An Imaginary meeting..
By Pakistani-American writer Asif Ismael.
“Didn’t I tell you, sir, this idea of yours: a separate homeland for the Muslims, is a bit fanciful? And you continued to press me to come to Bombay.” Jinnah said, arranging the crease of his pants over his knees. Through a slit in the curtains hanging behind his host’s back, a sunbeam streamed into the room and fell on the silver base of a hooka placed next to his feet–its reflection distorted in his impeccably shined black shoe. He sat on the rocking chair stiff as a board, for even a slight movement made the chair squeak.
His host, Iqbal, lying down on his side in a four-post bed, had his temple glued to his fist: a man in deep thought–a posture imprinted on the minds of the masses–the bed-sheet crumpled around the point of Iqbal’s elbow.
Iqbal, for the last several minutes, had been staring at the floor, lost in thought. Actually he’d been marvelling at Jinnah’s shoes, glistening, on his Isfahan, planted firmly, an inch or two apart, one slightly ahead of the other, but not too far ahead, reflecting a certain precision which his poetic sensibility had found challenging to grasp.
“Look, it’s not over yet,” Iqbal said. He closed his eyes, grabbed his hooka pipe and began inhaling through his fingers clenched around the tip. The embers turned crimson within the bowl. The room smelled of imported tobacco. The toking filled the room with gurgles.
Jinnah’s lips quivered without emitting a sound as he tried talking through the loud and prolonged guggle of the hooka; then pressing them together he waited for the old man to finish his noisy inhale. The gurgling stopped followed by a spell of raspy cough that brought the host’s eyes to tears. Raising his eyebrows Jinnah took a deep breath, like a sigh, and holding it in his chest he waited for the cough to subside. And when it did and as he slowly exhaled the trapped air in his chest, he noticed drops of tears rolling down on Iqbal’s cheeks. The smoke, the swirling blue haze caught in the sunbeam over the head of his host, thrown in turmoil when touched by his breath. He decided to stay quiet.
A man in his twenties, his hair held in a ponytail, appeared at the door holding a pigeon, white as snow. He held the bird next to his chest, petting it. “Allama Ji, today is the day, when the whole town will know what kind of pigeons we breed here in Mohalla Kashmarian,” he said. He stopped in his tracks at the door upon noticing the stare of Jinnah. He was unsure, though, if those two arrows of steel were directed at him or at the pigeon.
“Oh, don’t mind this chap: He’s my pigeon breeder, the best in Punjab,” Iqbal said, clearing his throat.
“I’d better be going–I’ll have to catch the train early in the morning from Lahore. Meetings and more meetings!–I wonder when this will end, if ever,” Jinnah said, getting up. “Think about what I’ve said. Have a nice Pigeon Day.” Putting his black overcoat on, he glanced at the pigeon breeder who stood in the doorway lost in his world, his eyes on the pigeon, petting it softly. Jinnah put his hat on, shrugged his shoulder to ease them into his coat, and left the room.
“Allama Ji, is he the only one you’ve been able to find in the whole world to lead the Muslims of India? Sometimes, you seriously make me wonder, Allama Ji,” the pigeon breeder said, sitting on the rocking chair where Jinnah had sat. The pigeon emitted a squeal.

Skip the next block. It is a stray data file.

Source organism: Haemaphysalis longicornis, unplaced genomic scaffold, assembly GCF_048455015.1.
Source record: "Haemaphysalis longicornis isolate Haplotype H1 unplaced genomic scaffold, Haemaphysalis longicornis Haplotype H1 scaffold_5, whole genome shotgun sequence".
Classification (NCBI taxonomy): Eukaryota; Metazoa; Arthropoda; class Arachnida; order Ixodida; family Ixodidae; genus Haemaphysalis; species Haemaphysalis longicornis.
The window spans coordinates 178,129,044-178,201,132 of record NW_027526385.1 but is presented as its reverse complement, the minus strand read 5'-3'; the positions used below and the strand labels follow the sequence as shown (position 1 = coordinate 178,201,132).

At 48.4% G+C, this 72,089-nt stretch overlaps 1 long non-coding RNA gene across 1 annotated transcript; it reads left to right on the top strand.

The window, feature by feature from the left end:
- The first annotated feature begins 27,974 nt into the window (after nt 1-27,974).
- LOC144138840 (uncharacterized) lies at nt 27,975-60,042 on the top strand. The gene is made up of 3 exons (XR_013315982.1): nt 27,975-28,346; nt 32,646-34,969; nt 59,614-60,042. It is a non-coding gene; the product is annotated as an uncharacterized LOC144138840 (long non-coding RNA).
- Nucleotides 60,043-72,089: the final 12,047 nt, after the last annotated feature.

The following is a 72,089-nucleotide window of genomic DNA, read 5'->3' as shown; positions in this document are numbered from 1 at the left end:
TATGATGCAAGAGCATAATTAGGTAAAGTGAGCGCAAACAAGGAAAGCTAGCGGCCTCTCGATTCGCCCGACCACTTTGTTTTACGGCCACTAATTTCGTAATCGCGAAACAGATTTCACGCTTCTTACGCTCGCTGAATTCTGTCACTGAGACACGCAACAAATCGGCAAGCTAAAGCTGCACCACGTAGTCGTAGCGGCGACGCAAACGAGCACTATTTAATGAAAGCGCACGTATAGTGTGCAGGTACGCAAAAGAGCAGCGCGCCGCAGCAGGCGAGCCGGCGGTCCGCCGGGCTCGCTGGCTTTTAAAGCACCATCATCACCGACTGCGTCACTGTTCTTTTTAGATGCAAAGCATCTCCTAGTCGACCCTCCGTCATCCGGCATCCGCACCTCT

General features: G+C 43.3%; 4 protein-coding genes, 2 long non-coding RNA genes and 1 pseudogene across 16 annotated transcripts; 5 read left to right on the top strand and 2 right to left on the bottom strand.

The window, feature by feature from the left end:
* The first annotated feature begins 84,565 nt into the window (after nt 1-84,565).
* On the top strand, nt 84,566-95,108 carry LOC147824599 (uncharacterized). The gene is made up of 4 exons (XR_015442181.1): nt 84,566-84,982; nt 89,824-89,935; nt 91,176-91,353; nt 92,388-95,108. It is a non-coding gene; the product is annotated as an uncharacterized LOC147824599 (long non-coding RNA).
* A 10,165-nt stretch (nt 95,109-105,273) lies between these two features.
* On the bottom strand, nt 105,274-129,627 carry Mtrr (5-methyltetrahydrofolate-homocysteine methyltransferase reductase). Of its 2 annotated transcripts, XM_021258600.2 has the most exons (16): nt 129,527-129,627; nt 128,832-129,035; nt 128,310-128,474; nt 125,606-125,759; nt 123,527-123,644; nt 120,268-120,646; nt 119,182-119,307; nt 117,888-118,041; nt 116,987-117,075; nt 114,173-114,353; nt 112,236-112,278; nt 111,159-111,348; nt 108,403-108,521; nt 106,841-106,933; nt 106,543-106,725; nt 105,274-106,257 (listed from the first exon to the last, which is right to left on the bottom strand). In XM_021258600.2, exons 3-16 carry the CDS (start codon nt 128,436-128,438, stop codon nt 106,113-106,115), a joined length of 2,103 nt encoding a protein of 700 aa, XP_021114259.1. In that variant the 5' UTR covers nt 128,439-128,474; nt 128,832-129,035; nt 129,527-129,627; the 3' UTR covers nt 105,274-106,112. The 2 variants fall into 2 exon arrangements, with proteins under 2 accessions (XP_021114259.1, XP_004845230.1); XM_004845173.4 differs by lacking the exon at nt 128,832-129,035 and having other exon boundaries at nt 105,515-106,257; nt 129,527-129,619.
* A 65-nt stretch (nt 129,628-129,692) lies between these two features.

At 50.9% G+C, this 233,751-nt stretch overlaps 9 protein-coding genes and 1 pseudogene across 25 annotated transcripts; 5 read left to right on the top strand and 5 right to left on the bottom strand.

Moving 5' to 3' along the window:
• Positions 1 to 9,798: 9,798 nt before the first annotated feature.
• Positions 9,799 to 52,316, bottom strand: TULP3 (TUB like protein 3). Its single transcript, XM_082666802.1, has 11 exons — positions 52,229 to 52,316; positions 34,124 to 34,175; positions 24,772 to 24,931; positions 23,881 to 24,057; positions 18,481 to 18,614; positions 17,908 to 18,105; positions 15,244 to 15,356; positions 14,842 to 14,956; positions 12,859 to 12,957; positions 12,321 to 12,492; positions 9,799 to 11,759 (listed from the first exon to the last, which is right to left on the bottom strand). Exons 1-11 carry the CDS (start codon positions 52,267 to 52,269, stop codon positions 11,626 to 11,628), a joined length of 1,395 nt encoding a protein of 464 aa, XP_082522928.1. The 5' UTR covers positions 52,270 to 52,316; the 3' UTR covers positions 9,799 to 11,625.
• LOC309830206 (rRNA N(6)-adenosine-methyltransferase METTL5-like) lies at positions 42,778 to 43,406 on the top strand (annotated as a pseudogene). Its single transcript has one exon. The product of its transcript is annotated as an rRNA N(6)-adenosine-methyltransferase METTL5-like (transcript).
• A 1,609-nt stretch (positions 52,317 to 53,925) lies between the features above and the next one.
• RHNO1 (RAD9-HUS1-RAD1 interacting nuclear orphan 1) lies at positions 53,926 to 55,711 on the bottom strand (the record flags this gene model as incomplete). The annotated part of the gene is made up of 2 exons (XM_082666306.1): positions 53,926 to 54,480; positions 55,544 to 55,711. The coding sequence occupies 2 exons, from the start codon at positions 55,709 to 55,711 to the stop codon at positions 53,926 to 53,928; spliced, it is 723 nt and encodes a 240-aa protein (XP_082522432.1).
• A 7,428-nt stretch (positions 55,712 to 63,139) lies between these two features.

“Oh Bashir, my son, you’re too innocent–To win you must find the best of the breed. When the pigeon is flying high, looking like a dot, darting across the vast blue sky, who cares if it has been bred in Sailkot, Daska, Lahore, London, Paris or New York,” Iqbal said, getting off from the bed and sliding his feet into a pair of slippers. “Lets go to the rooftop.”
“Allama Ji, hurry up! Wearing a yellow shawl bright as sun, she’s been waiting for you on her rooftop,” Bashir said. “I’m going to carry your hooka. How about some daaroo?”
“Oh Bashir, you are a bastard of the highest order. Don’t you see the sun is still way too high? Do you want me to see four pigeons flying in the sky, instead of two?” Iqbal said, taking the bird from him. The pigeon fluttered a bit before settling in a new set of hands. “What a beauty! Look at her eyes! Wells filled with water sweet and pure; the delicate nose, the straight neck putting even a shaheen to shame!”
“Today’s the day, when the pigeons fly high–when the eyes meet across the sky; when love fills the old boot; and water rises in the new shoot,” Bashir said, stepping behind Iqbal on the stairway.
“Okay! Okay! just get the damn daaroo,” Iqbal said, turning around. He looked up and said: “The wind blows lifting the yellow sand off the golden dunes, carrying the musk of the beloved.”
From the rooftop they both saw Jinnah, hunched like a bow, getting his skinny frame into his black Bentley, his chauffeur standing stiff holding the car’s door open for him. A gang of kids availing this godsent opportunity of putting their hands on such a shiny creature, had touched the car to their heart’s content, leaving streaks of dirt in the spotless glimmer of its black armor.
With one foot in the car, Jinnah turned around as if he felt their gaze on his back. He looked up for an instant, and saw Iqbal and his pigeon breeder standing at the rooftop. They waved at him, smiling. Shaking his head he slid into his car. The driver shut the door softly and yelled at the kids already planning to run behind this sleek creature that looked so foreign and new in their old Mohalla Kashmarian.
Inside, the car smelled of tanned hide, tobacco, English tweed, and dog.